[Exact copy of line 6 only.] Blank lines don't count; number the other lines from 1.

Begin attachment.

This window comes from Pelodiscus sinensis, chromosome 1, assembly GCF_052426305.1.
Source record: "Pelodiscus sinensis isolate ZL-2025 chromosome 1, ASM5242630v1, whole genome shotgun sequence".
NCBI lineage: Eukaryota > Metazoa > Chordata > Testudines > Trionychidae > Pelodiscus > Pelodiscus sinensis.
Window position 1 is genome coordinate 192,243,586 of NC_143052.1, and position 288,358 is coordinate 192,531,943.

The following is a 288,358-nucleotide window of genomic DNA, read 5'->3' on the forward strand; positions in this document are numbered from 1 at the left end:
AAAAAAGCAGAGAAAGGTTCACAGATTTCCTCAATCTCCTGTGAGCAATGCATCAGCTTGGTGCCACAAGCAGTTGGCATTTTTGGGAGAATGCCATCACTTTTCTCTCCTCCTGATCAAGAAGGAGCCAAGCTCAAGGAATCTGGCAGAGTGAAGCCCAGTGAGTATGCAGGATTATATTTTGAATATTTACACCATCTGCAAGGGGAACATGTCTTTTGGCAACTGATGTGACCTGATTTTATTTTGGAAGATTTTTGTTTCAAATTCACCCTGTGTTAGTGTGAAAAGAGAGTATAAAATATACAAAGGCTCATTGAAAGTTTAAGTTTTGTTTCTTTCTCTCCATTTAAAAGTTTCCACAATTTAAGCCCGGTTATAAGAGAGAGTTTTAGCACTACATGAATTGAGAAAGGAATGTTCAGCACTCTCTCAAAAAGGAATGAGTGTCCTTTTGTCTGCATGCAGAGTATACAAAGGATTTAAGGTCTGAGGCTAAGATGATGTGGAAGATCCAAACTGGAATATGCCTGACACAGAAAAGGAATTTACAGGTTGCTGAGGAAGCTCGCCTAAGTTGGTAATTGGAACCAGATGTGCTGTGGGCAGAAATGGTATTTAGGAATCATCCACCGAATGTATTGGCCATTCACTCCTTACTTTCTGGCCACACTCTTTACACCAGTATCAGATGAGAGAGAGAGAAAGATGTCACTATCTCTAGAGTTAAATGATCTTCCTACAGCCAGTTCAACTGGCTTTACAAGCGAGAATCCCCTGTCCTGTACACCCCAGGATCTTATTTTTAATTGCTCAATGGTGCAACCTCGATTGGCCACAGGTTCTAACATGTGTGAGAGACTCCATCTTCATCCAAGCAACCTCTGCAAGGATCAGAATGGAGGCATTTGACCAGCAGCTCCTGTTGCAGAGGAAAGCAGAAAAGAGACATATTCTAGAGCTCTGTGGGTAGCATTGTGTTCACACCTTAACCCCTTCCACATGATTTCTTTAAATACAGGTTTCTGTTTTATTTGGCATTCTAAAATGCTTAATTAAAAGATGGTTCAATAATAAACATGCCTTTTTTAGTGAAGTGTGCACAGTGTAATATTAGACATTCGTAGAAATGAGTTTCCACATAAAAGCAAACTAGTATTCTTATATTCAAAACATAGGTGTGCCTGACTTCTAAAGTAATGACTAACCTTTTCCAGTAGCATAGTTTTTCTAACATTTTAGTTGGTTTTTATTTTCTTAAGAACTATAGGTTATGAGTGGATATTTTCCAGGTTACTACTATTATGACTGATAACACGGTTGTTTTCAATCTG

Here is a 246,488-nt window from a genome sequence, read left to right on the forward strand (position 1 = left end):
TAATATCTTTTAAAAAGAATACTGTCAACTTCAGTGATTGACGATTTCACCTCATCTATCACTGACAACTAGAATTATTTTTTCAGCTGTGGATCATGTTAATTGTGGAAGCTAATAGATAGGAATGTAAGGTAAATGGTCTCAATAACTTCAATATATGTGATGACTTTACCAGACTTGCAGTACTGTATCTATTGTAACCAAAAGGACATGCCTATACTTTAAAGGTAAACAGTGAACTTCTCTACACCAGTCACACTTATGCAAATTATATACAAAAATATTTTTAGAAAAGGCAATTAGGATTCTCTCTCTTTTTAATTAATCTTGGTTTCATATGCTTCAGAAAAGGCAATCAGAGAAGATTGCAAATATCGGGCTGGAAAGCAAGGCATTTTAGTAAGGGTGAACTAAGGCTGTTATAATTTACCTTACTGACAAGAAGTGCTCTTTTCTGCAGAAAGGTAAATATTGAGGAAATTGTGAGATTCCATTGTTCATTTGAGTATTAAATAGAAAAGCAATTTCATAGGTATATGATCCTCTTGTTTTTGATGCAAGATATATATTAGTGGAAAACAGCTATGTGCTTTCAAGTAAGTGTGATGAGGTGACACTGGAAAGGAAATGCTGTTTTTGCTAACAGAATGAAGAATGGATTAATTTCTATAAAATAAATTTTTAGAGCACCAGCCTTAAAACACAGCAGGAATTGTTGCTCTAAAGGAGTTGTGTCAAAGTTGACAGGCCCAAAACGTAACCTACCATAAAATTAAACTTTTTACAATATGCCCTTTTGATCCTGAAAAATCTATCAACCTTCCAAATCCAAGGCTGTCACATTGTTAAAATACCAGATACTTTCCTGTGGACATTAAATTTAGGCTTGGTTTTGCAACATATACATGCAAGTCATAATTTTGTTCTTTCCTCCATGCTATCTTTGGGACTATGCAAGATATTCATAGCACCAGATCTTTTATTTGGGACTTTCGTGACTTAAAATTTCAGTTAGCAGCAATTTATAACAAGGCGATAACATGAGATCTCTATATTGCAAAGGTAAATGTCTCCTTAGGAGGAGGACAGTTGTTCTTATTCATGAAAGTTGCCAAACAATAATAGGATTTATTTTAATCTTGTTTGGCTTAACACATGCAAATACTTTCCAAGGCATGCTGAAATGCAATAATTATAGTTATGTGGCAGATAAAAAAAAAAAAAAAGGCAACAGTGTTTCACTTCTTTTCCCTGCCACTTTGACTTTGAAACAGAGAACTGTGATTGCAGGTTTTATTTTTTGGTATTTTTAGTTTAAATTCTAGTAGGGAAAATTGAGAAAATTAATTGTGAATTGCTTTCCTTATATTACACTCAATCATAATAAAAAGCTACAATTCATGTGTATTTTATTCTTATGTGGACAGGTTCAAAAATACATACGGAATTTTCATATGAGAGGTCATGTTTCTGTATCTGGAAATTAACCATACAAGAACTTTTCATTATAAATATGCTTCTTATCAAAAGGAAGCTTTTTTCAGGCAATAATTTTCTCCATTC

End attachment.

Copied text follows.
AAAAAAGCAGAGAAAGGTTCACAGATTTCCTCAATCTCCTGTGAGCAATGCATCAGCTTGGTGCCACAAGCAGTTGGCATTTTTGGGAGAATGCCATCACTTTTCTCTCCTCCTGATCAAGAAGGAGCCAAGCTCAAGGAATCTGGCAGAGTGAAGCCCAGTGAGTATGCAGGATTATATTTTGAATATTTACACCATCTGCAAGGGGAACATGTCTTTTGGCAACTGATGTGACCTGATTTTATTTTGGAAGATTTTTGTTTCAAATTCACCCTGTGTTAGTGTGAAAAGAGAGTATAAAATATACAAAGGCTCATTGAAAGTTTAAGTTTTGTTTCTTTCTCTCCATTTAAAAGTTTCCACAATTTAAGCCCGGTTATAAGAGAGAGTTTTAGCACTACATGAATTGAGAAAGGAATGTTCAGCACTCTCTCAAAAAGGAATGAGTGTCCTTTTGTCTGCATGCAGAGTATACAAAGGATTTAAGGTCTGAGGCTAAGATGATGTGGAAGATCCAAACTGGAATATGCCTGACACAGAAAAGGAATTTACAGGTTGCTGAGGAAGCTCGCCTAAGTTGGTAATTGGAACCAGATGTGCTGTGGGCAGAAATGGTATTTAGGAATCATCCACCGAATGTATTGGCCATTCACTCCTTACTTTCTGGCCACACTCTTTACACCAGTATCAGATGAGAGAGAGAGAAAGATGTCACTATCTCTAGAGTTAAATGATCTTCCTACAGCCAGTTCAACTGGCTTTACAAGCGAGAATCCCCTGTCCTGTACACCCCAGGATCTTATTTTTAATTGCTCAATGGTGCAACCTCGATTGGCCACAGGTTCTAACATGTGTGAGAGACTCCATCTTCATCCAAGCAACCTCTGCAAGGATCAGAATGGAGGCATTTGACCAGCAGCTCCTGTTGCAGAGGAAAGCAGAAAAGAGACATATTCTAGAGCTCTGTGGGTAGCATTGTGTTCACACCTTAACCCCTTCCACATGATTTCTTTAAATACAGGTTTCTGTTTTATTTGGCATTCTAAAATGCTTAATTAAAAGATGGTTCAATAATAAACATGCCTTTTTTAGTGAAGTGTGCACAGTGTAATATTAGACATTCGTAGAAATGAGTTTCCACATAAAAGCAAACTAGTATTCTTATATTCAAAACATAGGTGTGCCTGACTTCTAAAGTAATGACTAACCTTTTCCAGTAGCATAGTTTTTCTAACATTTTAGTTGGTTTTTATTTTCTTAAGAACTATAGGTTATGAGTGGATATTTTCCAGGTTACTACTATTATGACTGATAACACGGTTGTTTTCAATCTG